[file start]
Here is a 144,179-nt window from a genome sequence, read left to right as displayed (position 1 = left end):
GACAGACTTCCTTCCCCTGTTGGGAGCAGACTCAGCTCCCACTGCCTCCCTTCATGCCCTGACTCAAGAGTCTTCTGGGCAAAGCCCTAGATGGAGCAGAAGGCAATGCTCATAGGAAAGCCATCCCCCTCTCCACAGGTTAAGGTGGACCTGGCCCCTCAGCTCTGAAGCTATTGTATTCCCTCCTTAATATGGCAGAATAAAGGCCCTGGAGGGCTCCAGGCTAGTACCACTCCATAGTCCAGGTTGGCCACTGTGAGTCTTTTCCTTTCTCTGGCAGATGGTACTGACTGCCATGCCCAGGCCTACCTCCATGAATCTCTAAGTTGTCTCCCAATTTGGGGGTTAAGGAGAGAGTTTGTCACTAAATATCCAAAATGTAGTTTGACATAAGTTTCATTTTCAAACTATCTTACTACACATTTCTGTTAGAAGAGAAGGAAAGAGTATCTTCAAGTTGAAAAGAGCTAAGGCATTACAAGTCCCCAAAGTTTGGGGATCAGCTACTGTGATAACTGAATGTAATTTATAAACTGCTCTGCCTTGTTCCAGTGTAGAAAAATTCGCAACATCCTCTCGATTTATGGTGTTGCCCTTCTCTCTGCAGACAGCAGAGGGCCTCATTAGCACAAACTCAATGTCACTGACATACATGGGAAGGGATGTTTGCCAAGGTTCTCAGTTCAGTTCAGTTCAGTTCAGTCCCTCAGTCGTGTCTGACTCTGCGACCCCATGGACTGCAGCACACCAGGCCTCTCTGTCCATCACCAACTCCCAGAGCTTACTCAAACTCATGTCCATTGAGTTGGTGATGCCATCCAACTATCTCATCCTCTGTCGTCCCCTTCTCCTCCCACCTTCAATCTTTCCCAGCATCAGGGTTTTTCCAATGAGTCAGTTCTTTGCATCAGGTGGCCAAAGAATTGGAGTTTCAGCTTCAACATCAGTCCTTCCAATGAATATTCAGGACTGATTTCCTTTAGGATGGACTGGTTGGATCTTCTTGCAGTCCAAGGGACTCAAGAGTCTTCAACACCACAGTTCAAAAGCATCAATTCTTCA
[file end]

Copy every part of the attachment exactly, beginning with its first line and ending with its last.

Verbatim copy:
Here is a 144,179-nt window from a genome sequence, read left to right as displayed (position 1 = left end):
GACAGACTTCCTTCCCCTGTTGGGAGCAGACTCAGCTCCCACTGCCTCCCTTCATGCCCTGACTCAAGAGTCTTCTGGGCAAAGCCCTAGATGGAGCAGAAGGCAATGCTCATAGGAAAGCCATCCCCCTCTCCACAGGTTAAGGTGGACCTGGCCCCTCAGCTCTGAAGCTATTGTATTCCCTCCTTAATATGGCAGAATAAAGGCCCTGGAGGGCTCCAGGCTAGTACCACTCCATAGTCCAGGTTGGCCACTGTGAGTCTTTTCCTTTCTCTGGCAGATGGTACTGACTGCCATGCCCAGGCCTACCTCCATGAATCTCTAAGTTGTCTCCCAATTTGGGGGTTAAGGAGAGAGTTTGTCACTAAATATCCAAAATGTAGTTTGACATAAGTTTCATTTTCAAACTATCTTACTACACATTTCTGTTAGAAGAGAAGGAAAGAGTATCTTCAAGTTGAAAAGAGCTAAGGCATTACAAGTCCCCAAAGTTTGGGGATCAGCTACTGTGATAACTGAATGTAATTTATAAACTGCTCTGCCTTGTTCCAGTGTAGAAAAATTCGCAACATCCTCTCGATTTATGGTGTTGCCCTTCTCTCTGCAGACAGCAGAGGGCCTCATTAGCACAAACTCAATGTCACTGACATACATGGGAAGGGATGTTTGCCAAGGTTCTCAGTTCAGTTCAGTTCAGTTCAGTCCCTCAGTCGTGTCTGACTCTGCGACCCCATGGACTGCAGCACACCAGGCCTCTCTGTCCATCACCAACTCCCAGAGCTTACTCAAACTCATGTCCATTGAGTTGGTGATGCCATCCAACTATCTCATCCTCTGTCGTCCCCTTCTCCTCCCACCTTCAATCTTTCCCAGCATCAGGGTTTTTCCAATGAGTCAGTTCTTTGCATCAGGTGGCCAAAGAATTGGAGTTTCAGCTTCAACATCAGTCCTTCCAATGAATATTCAGGACTGATTTCCTTTAGGATGGACTGGTTGGATCTTCTTGCAGTCCAAGGGACTCAAGAGTCTTCAACACCACAGTTCAAAAGCATCAATTCTTCA